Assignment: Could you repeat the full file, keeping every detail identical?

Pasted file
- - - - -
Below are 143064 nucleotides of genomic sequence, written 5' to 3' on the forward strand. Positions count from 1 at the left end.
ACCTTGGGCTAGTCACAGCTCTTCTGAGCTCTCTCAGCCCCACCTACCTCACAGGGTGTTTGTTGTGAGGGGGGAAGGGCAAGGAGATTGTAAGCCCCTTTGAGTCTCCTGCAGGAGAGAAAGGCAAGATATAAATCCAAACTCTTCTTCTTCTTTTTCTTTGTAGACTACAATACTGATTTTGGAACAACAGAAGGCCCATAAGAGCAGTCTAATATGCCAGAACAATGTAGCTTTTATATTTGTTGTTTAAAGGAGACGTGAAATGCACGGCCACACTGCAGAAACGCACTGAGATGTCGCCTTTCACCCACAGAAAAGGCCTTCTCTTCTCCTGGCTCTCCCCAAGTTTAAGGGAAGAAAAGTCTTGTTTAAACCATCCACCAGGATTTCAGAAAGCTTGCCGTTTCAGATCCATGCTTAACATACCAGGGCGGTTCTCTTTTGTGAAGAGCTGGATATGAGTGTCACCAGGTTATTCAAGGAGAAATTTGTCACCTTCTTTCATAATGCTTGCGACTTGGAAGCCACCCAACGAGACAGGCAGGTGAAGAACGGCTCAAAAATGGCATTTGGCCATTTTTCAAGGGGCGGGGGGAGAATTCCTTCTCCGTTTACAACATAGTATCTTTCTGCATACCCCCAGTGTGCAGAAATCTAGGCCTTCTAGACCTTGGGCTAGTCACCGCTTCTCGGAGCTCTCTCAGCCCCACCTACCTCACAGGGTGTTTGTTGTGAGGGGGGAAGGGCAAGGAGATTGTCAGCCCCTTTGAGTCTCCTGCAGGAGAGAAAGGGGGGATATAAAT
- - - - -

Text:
Below are 143064 nucleotides of genomic sequence, written 5' to 3' on the forward strand. Positions count from 1 at the left end.
ACCTTGGGCTAGTCACAGCTCTTCTGAGCTCTCTCAGCCCCACCTACCTCACAGGGTGTTTGTTGTGAGGGGGGAAGGGCAAGGAGATTGTAAGCCCCTTTGAGTCTCCTGCAGGAGAGAAAGGCAAGATATAAATCCAAACTCTTCTTCTTCTTTTTCTTTGTAGACTACAATACTGATTTTGGAACAACAGAAGGCCCATAAGAGCAGTCTAATATGCCAGAACAATGTAGCTTTTATATTTGTTGTTTAAAGGAGACGTGAAATGCACGGCCACACTGCAGAAACGCACTGAGATGTCGCCTTTCACCCACAGAAAAGGCCTTCTCTTCTCCTGGCTCTCCCCAAGTTTAAGGGAAGAAAAGTCTTGTTTAAACCATCCACCAGGATTTCAGAAAGCTTGCCGTTTCAGATCCATGCTTAACATACCAGGGCGGTTCTCTTTTGTGAAGAGCTGGATATGAGTGTCACCAGGTTATTCAAGGAGAAATTTGTCACCTTCTTTCATAATGCTTGCGACTTGGAAGCCACCCAACGAGACAGGCAGGTGAAGAACGGCTCAAAAATGGCATTTGGCCATTTTTCAAGGGGCGGGGGGAGAATTCCTTCTCCGTTTACAACATAGTATCTTTCTGCATACCCCCAGTGTGCAGAAATCTAGGCCTTCTAGACCTTGGGCTAGTCACCGCTTCTCGGAGCTCTCTCAGCCCCACCTACCTCACAGGGTGTTTGTTGTGAGGGGGGAAGGGCAAGGAGATTGTCAGCCCCTTTGAGTCTCCTGCAGGAGAGAAAGGGGGGATATAAAT